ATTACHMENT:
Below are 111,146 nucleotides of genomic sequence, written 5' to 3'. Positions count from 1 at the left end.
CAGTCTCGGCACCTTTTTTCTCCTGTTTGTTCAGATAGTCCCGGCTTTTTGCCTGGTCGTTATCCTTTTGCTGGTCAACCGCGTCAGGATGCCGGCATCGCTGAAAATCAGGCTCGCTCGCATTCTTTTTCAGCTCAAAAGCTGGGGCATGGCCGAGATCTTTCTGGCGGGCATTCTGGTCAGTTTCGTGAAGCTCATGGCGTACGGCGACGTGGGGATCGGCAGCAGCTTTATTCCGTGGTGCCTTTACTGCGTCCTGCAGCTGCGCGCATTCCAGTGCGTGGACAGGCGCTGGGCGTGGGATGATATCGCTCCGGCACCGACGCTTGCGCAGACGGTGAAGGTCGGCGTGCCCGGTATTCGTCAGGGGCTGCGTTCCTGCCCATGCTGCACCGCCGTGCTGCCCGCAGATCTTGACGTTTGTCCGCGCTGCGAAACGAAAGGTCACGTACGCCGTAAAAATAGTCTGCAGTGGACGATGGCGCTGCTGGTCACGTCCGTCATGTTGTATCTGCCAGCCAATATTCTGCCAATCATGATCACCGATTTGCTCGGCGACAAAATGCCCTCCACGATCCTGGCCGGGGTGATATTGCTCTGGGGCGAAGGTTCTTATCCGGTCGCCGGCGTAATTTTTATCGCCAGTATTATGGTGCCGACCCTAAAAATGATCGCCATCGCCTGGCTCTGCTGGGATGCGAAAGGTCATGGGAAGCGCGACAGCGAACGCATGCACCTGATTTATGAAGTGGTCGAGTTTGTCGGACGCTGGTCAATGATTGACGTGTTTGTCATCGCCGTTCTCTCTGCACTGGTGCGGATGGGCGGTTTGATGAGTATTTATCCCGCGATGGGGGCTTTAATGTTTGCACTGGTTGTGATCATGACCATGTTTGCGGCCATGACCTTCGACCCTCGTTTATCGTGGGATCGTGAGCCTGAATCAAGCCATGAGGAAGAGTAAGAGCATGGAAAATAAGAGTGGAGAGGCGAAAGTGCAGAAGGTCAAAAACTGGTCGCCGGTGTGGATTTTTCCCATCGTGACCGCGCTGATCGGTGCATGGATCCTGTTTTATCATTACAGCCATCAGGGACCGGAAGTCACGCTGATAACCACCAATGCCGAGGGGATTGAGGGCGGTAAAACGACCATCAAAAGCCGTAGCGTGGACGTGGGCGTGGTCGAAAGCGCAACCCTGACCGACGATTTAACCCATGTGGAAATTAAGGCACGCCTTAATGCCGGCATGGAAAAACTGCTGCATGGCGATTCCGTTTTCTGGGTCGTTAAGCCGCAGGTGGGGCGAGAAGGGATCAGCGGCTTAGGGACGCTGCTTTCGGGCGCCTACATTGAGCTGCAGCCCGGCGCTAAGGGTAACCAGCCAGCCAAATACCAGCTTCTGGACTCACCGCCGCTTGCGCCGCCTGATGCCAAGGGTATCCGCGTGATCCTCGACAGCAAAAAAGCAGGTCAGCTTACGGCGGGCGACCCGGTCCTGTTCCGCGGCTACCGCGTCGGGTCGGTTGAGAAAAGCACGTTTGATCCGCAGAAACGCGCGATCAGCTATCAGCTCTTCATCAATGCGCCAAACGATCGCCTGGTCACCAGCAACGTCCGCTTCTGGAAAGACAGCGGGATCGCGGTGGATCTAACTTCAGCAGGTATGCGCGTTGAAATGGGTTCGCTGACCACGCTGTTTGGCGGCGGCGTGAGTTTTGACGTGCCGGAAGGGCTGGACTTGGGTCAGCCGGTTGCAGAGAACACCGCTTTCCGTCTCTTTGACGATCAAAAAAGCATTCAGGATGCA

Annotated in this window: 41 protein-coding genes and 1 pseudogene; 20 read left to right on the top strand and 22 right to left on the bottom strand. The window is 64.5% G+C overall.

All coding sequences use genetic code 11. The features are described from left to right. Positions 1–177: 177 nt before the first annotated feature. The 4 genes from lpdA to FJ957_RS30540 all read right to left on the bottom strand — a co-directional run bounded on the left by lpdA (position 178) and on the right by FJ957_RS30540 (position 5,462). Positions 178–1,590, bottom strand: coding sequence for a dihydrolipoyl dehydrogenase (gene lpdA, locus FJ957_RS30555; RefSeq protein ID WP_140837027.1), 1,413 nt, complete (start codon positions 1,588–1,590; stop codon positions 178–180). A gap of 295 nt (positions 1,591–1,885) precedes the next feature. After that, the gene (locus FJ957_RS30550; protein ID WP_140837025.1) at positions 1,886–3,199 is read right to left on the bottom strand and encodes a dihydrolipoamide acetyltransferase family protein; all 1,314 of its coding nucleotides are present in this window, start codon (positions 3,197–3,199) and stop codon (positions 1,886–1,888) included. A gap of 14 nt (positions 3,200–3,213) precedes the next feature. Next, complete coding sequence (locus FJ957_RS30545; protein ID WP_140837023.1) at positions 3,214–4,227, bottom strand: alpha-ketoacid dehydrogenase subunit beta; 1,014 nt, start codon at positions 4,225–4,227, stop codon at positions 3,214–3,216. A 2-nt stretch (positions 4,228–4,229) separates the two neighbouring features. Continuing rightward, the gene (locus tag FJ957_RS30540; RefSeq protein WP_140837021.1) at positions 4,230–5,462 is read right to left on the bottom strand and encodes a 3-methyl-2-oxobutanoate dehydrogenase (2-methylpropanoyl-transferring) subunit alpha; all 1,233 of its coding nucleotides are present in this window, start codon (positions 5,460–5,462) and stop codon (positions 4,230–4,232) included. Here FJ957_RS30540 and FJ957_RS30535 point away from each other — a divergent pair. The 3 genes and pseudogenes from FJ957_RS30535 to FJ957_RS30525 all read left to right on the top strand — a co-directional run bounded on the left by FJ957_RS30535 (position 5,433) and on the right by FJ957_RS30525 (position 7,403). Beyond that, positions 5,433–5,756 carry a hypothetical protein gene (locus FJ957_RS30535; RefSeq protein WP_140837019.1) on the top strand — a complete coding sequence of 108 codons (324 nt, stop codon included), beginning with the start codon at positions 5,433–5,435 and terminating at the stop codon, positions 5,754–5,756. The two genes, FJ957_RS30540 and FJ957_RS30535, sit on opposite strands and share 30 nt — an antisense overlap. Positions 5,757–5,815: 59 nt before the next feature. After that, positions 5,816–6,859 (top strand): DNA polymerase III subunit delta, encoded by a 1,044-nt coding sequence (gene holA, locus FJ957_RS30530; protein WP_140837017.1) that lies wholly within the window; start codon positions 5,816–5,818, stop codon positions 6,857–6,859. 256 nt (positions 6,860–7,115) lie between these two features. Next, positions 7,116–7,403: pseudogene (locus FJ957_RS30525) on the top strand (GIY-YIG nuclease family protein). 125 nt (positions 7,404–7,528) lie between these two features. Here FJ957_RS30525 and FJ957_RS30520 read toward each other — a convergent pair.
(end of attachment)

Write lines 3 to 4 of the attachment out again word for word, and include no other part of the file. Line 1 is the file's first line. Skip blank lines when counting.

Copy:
Annotated in this window: 41 protein-coding genes and 1 pseudogene; 20 read left to right on the top strand and 22 right to left on the bottom strand. The window is 64.5% G+C overall.

All coding sequences use genetic code 11. The features are described from left to right. Positions 1–177: 177 nt before the first annotated feature. The 4 genes from lpdA to FJ957_RS30540 all read right to left on the bottom strand — a co-directional run bounded on the left by lpdA (position 178) and on the right by FJ957_RS30540 (position 5,462). Positions 178–1,590, bottom strand: coding sequence for a dihydrolipoyl dehydrogenase (gene lpdA, locus FJ957_RS30555; RefSeq protein ID WP_140837027.1), 1,413 nt, complete (start codon positions 1,588–1,590; stop codon positions 178–180). A gap of 295 nt (positions 1,591–1,885) precedes the next feature. After that, the gene (locus FJ957_RS30550; protein ID WP_140837025.1) at positions 1,886–3,199 is read right to left on the bottom strand and encodes a dihydrolipoamide acetyltransferase family protein; all 1,314 of its coding nucleotides are present in this window, start codon (positions 3,197–3,199) and stop codon (positions 1,886–1,888) included. A gap of 14 nt (positions 3,200–3,213) precedes the next feature. Next, complete coding sequence (locus FJ957_RS30545; protein ID WP_140837023.1) at positions 3,214–4,227, bottom strand: alpha-ketoacid dehydrogenase subunit beta; 1,014 nt, start codon at positions 4,225–4,227, stop codon at positions 3,214–3,216. A 2-nt stretch (positions 4,228–4,229) separates the two neighbouring features. Continuing rightward, the gene (locus tag FJ957_RS30540; RefSeq protein WP_140837021.1) at positions 4,230–5,462 is read right to left on the bottom strand and encodes a 3-methyl-2-oxobutanoate dehydrogenase (2-methylpropanoyl-transferring) subunit alpha; all 1,233 of its coding nucleotides are present in this window, start codon (positions 5,460–5,462) and stop codon (positions 4,230–4,232) included. Here FJ957_RS30540 and FJ957_RS30535 point away from each other — a divergent pair. The 3 genes and pseudogenes from FJ957_RS30535 to FJ957_RS30525 all read left to right on the top strand — a co-directional run bounded on the left by FJ957_RS30535 (position 5,433) and on the right by FJ957_RS30525 (position 7,403). Beyond that, positions 5,433–5,756 carry a hypothetical protein gene (locus FJ957_RS30535; RefSeq protein WP_140837019.1) on the top strand — a complete coding sequence of 108 codons (324 nt, stop codon included), beginning with the start codon at positions 5,433–5,435 and terminating at the stop codon, positions 5,754–5,756. The two genes, FJ957_RS30540 and FJ957_RS30535, sit on opposite strands and share 30 nt — an antisense overlap. Positions 5,757–5,815: 59 nt before the next feature. After that, positions 5,816–6,859 (top strand): DNA polymerase III subunit delta, encoded by a 1,044-nt coding sequence (gene holA, locus FJ957_RS30530; protein WP_140837017.1) that lies wholly within the window; start codon positions 5,816–5,818, stop codon positions 6,857–6,859. 256 nt (positions 6,860–7,115) lie between these two features. Next, positions 7,116–7,403: pseudogene (locus FJ957_RS30525) on the top strand (GIY-YIG nuclease family protein). 125 nt (positions 7,404–7,528) lie between these two features. Here FJ957_RS30525 and FJ957_RS30520 read toward each other — a convergent pair.